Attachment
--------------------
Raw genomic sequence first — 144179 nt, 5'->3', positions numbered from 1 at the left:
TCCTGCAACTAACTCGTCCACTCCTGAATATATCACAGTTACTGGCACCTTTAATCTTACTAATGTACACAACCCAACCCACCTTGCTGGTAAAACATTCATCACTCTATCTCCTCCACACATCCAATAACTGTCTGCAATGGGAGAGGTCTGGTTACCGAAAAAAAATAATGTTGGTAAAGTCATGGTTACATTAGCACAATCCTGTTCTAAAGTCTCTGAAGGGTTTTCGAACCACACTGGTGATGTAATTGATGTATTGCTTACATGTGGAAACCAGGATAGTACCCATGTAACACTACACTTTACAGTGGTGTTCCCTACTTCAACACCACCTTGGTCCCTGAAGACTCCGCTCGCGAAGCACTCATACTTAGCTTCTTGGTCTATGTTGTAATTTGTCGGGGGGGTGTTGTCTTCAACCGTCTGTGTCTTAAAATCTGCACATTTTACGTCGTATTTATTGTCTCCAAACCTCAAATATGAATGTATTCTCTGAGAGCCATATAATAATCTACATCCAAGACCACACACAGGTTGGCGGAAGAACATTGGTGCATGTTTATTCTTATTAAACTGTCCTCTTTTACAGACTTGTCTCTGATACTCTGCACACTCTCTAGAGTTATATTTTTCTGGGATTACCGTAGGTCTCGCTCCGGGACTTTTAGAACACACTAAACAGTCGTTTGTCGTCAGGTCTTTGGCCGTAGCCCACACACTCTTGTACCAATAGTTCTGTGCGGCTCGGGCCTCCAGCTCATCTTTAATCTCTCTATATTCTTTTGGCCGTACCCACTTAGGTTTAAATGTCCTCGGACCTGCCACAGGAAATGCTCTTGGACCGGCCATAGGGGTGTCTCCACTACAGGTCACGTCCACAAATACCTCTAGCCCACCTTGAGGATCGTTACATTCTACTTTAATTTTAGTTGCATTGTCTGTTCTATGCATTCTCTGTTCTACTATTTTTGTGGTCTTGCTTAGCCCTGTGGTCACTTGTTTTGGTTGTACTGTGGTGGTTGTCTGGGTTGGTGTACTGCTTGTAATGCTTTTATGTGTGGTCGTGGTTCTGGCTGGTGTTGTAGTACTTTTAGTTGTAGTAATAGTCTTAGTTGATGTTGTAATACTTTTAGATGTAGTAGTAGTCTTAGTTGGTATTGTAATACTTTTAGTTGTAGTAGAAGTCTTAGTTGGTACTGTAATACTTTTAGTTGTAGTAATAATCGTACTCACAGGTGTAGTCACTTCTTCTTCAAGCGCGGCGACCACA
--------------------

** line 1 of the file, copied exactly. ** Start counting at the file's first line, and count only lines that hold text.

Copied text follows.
Raw genomic sequence first — 144179 nt, 5'->3', positions numbered from 1 at the left: